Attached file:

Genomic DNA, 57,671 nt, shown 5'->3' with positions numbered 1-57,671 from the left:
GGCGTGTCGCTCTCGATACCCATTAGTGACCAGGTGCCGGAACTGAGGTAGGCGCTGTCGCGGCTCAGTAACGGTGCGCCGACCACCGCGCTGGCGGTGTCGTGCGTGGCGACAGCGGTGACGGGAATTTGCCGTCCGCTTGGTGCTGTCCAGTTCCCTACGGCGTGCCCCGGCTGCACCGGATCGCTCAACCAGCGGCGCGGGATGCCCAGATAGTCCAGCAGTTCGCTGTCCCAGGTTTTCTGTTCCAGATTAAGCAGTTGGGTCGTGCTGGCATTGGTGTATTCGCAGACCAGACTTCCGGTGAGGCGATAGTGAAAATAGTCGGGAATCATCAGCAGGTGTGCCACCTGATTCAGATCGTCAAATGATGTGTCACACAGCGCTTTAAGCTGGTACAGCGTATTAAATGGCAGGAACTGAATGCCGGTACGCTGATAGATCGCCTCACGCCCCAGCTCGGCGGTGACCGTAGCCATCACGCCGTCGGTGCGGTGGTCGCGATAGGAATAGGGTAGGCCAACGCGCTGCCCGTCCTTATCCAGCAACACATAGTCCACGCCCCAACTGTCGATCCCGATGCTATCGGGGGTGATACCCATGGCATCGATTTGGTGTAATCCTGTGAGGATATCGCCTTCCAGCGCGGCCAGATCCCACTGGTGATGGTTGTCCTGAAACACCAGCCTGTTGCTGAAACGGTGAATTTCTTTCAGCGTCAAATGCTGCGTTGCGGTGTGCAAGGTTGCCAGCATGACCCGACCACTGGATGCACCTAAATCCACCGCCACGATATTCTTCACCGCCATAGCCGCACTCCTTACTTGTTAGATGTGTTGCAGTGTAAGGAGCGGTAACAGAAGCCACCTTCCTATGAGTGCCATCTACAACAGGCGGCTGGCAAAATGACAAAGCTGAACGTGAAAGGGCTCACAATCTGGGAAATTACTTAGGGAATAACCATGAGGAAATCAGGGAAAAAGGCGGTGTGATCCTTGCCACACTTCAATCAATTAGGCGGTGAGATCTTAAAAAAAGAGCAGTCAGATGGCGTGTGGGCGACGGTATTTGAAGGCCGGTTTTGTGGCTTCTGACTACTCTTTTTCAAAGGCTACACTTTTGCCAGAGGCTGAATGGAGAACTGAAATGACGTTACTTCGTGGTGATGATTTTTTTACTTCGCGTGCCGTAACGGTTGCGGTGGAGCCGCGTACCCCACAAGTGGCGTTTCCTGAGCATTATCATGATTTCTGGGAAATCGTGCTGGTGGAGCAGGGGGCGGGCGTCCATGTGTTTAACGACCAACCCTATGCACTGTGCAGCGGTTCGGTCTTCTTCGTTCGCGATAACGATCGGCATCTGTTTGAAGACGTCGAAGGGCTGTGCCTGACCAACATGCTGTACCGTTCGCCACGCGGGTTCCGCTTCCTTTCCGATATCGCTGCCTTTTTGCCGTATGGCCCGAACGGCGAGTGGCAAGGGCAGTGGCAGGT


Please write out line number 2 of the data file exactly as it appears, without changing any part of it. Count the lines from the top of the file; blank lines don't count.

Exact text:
GGCGTGTCGCTCTCGATACCCATTAGTGACCAGGTGCCGGAACTGAGGTAGGCGCTGTCGCGGCTCAGTAACGGTGCGCCGACCACCGCGCTGGCGGTGTCGTGCGTGGCGACAGCGGTGACGGGAATTTGCCGTCCGCTTGGTGCTGTCCAGTTCCCTACGGCGTGCCCCGGCTGCACCGGATCGCTCAACCAGCGGCGCGGGATGCCCAGATAGTCCAGCAGTTCGCTGTCCCAGGTTTTCTGTTCCAGATTAAGCAGTTGGGTCGTGCTGGCATTGGTGTATTCGCAGACCAGACTTCCGGTGAGGCGATAGTGAAAATAGTCGGGAATCATCAGCAGGTGTGCCACCTGATTCAGATCGTCAAATGATGTGTCACACAGCGCTTTAAGCTGGTACAGCGTATTAAATGGCAGGAACTGAATGCCGGTACGCTGATAGATCGCCTCACGCCCCAGCTCGGCGGTGACCGTAGCCATCACGCCGTCGGTGCGGTGGTCGCGATAGGAATAGGGTAGGCCAACGCGCTGCCCGTCCTTATCCAGCAACACATAGTCCACGCCCCAACTGTCGATCCCGATGCTATCGGGGGTGATACCCATGGCATCGATTTGGTGTAATCCTGTGAGGATATCGCCTTCCAGCGCGGCCAGATCCCACTGGTGATGGTTGTCCTGAAACACCAGCCTGTTGCTGAAACGGTGAATTTCTTTCAGCGTCAAATGCTGCGTTGCGGTGTGCAAGGTTGCCAGCATGACCCGACCACTGGATGCACCTAAATCCACCGCCACGATATTCTTCACCGCCATAGCCGCACTCCTTACTTGTTAGATGTGTTGCAGTGTAAGGAGCGGTAACAGAAGCCACCTTCCTATGAGTGCCATCTACAACAGGCGGCTGGCAAAATGACAAAGCTGAACGTGAAAGGGCTCACAATCTGGGAAATTACTTAGGGAATAACCATGAGGAAATCAGGGAAAAAGGCGGTGTGATCCTTGCCACACTTCAATCAATTAGGCGGTGAGATCTTAAAAAAAGAGCAGTCAGATGGCGTGTGGGCGACGGTATTTGAAGGCCGGTTTTGTGGCTTCTGACTACTCTTTTTCAAAGGCTACACTTTTGCCAGAGGCTGAATGGAGAACTGAAATGACGTTACTTCGTGGTGATGATTTTTTTACTTCGCGTGCCGTAACGGTTGCGGTGGAGCCGCGTACCCCACAAGTGGCGTTTCCTGAGCATTATCATGATTTCTGGGAAATCGTGCTGGTGGAGCAGGGGGCGGGCGTCCATGTGTTTAACGACCAACCCTATGCACTGTGCAGCGGTTCGGTCTTCTTCGTTCGCGATAACGATCGGCATCTGTTTGAAGACGTCGAAGGGCTGTGCCTGACCAACATGCTGTACCGTTCGCCACGCGGGTTCCGCTTCCTTTCCGATATCGCTGCCTTTTTGCCGTATGGCCCGAACGGCGAGTGGCAAGGGCAGTGGCAGGT